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In this Jan. 25, 2015 file photo, Indian Prime Minister Narendra Modi wears a dark pinstriped suit with his name monogrammed in dull gold stripes during a reception for U.S. President Barack Obama in New Delhi.Saurabh Das/The Associated Press

Bollywood uses Mumbai's crippling traffic congestion to its advantage. Massive billboards promote the latest offerings from its entertainment factories. Constantly stuck in traffic, millions of potential ticket buyers have little choice but to stare.

Competing for eyeballs in recent weeks is an upcoming blockbuster of a different sort: Prime Minister Narendra Modi's first full budget. The anticipation is such that the cable news channels have gone Bollywood in promoting their coverage. "THE COMMON MAN IS HOPING FOR AN UNCOMMON BUDGET," NDTV declares on one billboard. So too is Davos Man. Indian officials were the toast of this year's gathering of the international rich and powerful in the Swiss Alps. "WILL THE WORLD TAKE NOTE OR SIMPLY WATCH," Bloomberg Television asks on its billboard, foregoing a question mark.

The budget is important because much of India's current economic momentum is based on hope, not reality. Anticipation of what Mr. Modi will do with the historic mandate he won in May has made India's stock market among the hottest in the world. Confidence is driving consumption. If hope dwindles, India will struggle. The labyrinth of rules and taxes that deterred investment before Mr. Modi's victory largely remain in place. "There is a little bit of impatience creeping in as to why no changes are happening and why this is taking so long having an effect on ground," Deepak Parekh, chairman of Housing Development Finance Corp., said earlier this month. "Optimism is there but it is not translating into revenues." The budget will show whether all the hype was worth it.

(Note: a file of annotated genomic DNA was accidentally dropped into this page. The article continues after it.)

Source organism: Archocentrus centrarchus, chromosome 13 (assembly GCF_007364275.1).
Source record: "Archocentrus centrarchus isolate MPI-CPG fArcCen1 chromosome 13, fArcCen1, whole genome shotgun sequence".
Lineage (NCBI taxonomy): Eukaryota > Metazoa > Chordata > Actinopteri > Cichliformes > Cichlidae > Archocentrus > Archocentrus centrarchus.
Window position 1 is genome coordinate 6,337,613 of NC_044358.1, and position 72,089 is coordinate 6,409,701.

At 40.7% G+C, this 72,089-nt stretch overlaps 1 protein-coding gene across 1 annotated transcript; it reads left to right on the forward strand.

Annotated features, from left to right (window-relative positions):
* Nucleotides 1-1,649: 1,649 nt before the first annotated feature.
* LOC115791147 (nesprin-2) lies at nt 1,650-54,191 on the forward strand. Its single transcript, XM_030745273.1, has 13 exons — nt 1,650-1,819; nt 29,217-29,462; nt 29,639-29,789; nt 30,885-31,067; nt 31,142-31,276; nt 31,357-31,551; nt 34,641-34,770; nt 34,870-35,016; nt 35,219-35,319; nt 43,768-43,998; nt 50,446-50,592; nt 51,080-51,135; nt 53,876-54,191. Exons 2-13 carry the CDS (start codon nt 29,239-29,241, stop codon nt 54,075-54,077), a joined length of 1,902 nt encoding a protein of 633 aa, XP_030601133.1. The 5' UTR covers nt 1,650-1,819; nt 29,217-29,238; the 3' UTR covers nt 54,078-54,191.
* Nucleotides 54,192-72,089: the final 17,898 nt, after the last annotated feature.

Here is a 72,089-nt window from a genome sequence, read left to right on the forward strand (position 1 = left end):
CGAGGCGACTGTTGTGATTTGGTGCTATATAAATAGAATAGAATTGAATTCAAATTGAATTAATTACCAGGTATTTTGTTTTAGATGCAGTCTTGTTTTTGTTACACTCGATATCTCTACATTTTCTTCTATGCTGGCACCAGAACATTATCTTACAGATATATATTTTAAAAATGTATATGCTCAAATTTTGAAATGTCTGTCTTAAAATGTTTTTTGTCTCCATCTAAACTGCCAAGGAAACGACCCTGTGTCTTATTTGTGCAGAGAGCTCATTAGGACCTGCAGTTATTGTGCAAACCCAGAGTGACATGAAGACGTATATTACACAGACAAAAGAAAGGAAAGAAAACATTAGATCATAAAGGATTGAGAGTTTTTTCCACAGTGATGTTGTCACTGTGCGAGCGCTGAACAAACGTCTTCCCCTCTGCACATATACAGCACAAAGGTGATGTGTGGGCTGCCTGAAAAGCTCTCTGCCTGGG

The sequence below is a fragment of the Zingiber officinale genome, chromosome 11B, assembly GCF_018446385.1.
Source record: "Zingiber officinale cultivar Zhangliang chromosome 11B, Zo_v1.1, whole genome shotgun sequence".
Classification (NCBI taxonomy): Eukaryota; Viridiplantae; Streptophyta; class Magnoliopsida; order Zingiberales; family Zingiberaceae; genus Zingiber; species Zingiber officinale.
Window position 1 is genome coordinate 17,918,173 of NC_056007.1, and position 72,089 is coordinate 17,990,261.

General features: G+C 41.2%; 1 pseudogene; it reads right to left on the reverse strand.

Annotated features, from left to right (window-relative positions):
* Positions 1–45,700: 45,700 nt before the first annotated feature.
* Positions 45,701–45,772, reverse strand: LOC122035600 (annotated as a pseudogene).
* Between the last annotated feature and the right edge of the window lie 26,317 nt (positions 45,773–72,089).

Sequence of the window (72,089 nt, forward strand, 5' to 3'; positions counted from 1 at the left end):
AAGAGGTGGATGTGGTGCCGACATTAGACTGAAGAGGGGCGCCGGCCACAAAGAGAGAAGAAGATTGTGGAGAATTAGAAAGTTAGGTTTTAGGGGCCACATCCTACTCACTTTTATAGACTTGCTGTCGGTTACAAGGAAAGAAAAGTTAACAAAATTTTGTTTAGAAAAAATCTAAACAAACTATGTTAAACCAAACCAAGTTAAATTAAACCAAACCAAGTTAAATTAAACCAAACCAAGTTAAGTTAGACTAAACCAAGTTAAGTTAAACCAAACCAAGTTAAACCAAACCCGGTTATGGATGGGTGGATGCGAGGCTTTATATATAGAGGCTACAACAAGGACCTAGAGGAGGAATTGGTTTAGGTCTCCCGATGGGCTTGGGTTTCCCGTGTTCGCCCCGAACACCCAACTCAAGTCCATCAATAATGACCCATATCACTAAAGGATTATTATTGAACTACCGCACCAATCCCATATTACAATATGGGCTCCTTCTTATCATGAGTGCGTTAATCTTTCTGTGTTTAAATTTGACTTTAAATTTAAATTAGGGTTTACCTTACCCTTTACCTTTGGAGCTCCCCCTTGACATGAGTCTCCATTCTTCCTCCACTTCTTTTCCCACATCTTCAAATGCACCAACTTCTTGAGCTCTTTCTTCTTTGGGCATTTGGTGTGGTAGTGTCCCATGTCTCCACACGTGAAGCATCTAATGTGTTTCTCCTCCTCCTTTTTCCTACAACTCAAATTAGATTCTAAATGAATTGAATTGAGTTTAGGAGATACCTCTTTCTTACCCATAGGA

Show time for Mr. Modi and his suave finance minister, Arun Jaitley, is Saturday. (India's budget traditionally is presented on the final working day of February). Indian stock markets will open to allow traders to immediately pass judgement on the ambition of Mr. Modi's policies. Mr. Jaitley's first budget was modest. There was some grumbling, but the government mostly was given a pass. It will be accorded no such leeway this time.

"It really depends on the budget," Jim O'Neill, the former chairman of Goldman Sachs Asset Management, told the Economic Times this week when asked if the Indian stock markets can repeat last year's 30-per-cent gain. "A lot of expectations have been raised, unlike last year," said Mr. O'Neill, the father of the BRIC acronym, which he created to describe the rise of the biggest emerging market countries, including India. "So, if there is not much announced, perhaps there would be a correction. If my hopes are, however, even partially satisfied, then 20-30 per cent gain is possible."